What hits me is that I do make efforts to do my job right, and will do anything anyone asks me to do for them. By and large, I don't give myself the same respect, any old thing will do for me - or at least, that was the case until my restart on 01/27/09. I'm trying to remember 'I deserve it'.

I do think you can be 100%, it depends on your perfect. I've been 100% for 97 days now. My Plan is
calorie counting, with an emphasis on whole/unprocessed foods with occasional forays into foods I don't eat much (cheese, red meat, bread), daily tracking of food and exercise,
generally increased activity with as many daily walks as possible, leading to starting a gym this week.

I don't do cheats, because the word itself offends me, and because my perfect has a natural amount of latitude in it.

I think you do have to plan to be 100%. I know that if I planned for less, less is what I'd achieve.

05-03-2009, 08:24 AM

I guess my question is, for anyone who has reached their goal weight or has lost so much, do you see losing weight as a competition with yourself? Either the willpower wins or the food wins?

And for anyone who's starting your weight loss journey, are you seeing this whole thing in terms of a competition with yourself?

A competition with myself? No, I never thought of it in those terms. Although in the beginning I did perhaps look at it as, "All right Robin, let's see what you're really CAPABLE of." Time to dig down deep and show me what you got.

I do like to "challenge" myself though at times. If I have a particularly challenging day ahead of me - faced with more temptations then usual for instance, like at a social event - I will plan it out ahead , make a strategy for it and do my best to keep to it. To make a game out of it of sorts, but I'm not sure if that's what you're speaking about.

Either the will power wins or the food wins? Absolutely not. I don't believe this IS about will power. I never, ever thought of it in those terms. I believe this is much more about willingness. What is one WILLING to do to get to a healthy weight and stay there. Is one willing to do what is required to get the job done?

Like has been said already, this is a journey. With bumps and blips along the way. The most important thing being to pick yourself up and dust yourself off if you should falter. It's about COMMITMENT. LONG TERM COMMITMENT. For me, it was even simpler then that. I was sick and tired of being fat, decided I didn't want to be fat anymore. Realized I didn't have to be fat any more - then made that COMMITMENT to good health and to get the job done. Made a plan - stuck to it, because like I said, I didn't want to be fat anymore.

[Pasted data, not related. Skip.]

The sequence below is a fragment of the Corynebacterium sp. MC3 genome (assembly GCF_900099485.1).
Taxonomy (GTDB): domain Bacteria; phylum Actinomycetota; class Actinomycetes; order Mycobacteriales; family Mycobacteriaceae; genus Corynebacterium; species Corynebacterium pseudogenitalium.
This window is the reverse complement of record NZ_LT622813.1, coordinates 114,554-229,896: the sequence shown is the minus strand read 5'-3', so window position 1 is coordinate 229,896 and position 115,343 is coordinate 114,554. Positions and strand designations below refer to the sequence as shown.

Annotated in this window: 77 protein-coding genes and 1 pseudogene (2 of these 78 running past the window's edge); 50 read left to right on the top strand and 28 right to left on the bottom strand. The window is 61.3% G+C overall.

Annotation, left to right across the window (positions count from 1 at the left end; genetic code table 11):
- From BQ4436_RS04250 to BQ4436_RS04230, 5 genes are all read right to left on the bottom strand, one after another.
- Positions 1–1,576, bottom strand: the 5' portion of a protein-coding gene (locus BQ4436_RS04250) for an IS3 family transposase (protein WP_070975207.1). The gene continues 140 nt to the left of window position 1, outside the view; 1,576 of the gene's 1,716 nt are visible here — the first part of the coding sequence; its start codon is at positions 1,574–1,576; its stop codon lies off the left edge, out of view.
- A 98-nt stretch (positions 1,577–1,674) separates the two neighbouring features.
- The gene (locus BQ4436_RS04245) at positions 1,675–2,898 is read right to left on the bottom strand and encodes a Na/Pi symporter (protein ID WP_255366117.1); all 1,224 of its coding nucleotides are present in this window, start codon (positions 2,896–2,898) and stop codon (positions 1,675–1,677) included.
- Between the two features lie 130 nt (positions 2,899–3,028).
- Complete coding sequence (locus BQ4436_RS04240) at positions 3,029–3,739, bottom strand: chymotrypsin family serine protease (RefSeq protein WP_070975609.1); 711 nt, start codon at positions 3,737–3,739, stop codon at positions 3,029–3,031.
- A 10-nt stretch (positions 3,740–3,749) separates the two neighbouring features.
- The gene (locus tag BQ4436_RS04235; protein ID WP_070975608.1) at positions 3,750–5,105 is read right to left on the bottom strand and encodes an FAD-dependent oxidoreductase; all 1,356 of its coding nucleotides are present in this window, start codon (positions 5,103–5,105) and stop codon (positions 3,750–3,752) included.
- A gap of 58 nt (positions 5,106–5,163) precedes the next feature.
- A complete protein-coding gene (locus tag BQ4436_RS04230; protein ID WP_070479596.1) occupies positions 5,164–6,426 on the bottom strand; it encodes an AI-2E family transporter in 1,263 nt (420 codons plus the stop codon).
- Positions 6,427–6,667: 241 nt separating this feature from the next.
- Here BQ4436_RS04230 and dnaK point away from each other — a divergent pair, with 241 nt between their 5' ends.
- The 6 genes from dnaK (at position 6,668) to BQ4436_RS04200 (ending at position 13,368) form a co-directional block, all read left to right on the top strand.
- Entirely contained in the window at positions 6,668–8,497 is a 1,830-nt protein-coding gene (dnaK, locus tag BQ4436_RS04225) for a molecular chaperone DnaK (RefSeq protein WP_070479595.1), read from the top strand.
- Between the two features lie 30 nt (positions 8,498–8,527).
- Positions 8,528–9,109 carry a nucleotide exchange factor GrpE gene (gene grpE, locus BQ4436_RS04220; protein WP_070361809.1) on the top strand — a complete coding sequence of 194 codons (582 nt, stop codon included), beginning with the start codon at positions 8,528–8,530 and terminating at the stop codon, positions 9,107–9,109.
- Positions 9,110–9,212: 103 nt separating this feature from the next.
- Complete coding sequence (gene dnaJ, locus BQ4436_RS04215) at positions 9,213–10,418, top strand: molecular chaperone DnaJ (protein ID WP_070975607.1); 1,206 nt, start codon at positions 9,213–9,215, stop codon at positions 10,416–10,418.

05-03-2009, 12:22 PM
I am your classic Type A personality with a strong competitive streak. This has not served me well in the weight loss arena. To me, staying 100% on-plan and exercising every single day was winning. Anything else and I was a failure and might as well give up. Afterall, there is no second place, only the first loser....right?

Wrong. This is not a race with an end. This is a lifelong journey full of opportunities to learn about yourself and make your life richer, healthier and more enjoyable. This is your opportunity to reclaim your life and live the life you were meant to live. When I realized this, the insane pressure I placed on myself to be perfect eased and this whole journey became so much more feasible and enjoyable for me.

05-03-2009, 01:43 PM
"The problem with wanting to be 100% with eating is that you won't be.

Plain and simple.

You're going to mess up. We all do"

I am going to mention here that this is simply not true. Not true for me anyways. I'm 272 days PERFECTLY ON PLAN. Seriously. I've never faltered. Never cheated. Worked treats (popcorn... twice) into my calories for the day... NEVER OFF PLAN. Will I freak if I go off plan? No. But I've made the CHOICE to be perfectly on plan and so I am. And you know what? I might mess up in the future... but I'd have to make the CHOICE to mess up. And I don't honestly think I'll make that chioce.

05-03-2009, 05:19 PM
I never saw it as a competition with myself. I saw it as finally treating myself better, and it was about making it easier and more pleasant, not making it about more negativity. But that may be more of a personality thing. If you naturally thrive on competition (instead of hating it), then you can use it to your advantage. That's a big part of successful weight loss and maintenance - figuring out what *you* can leverage to your advantage.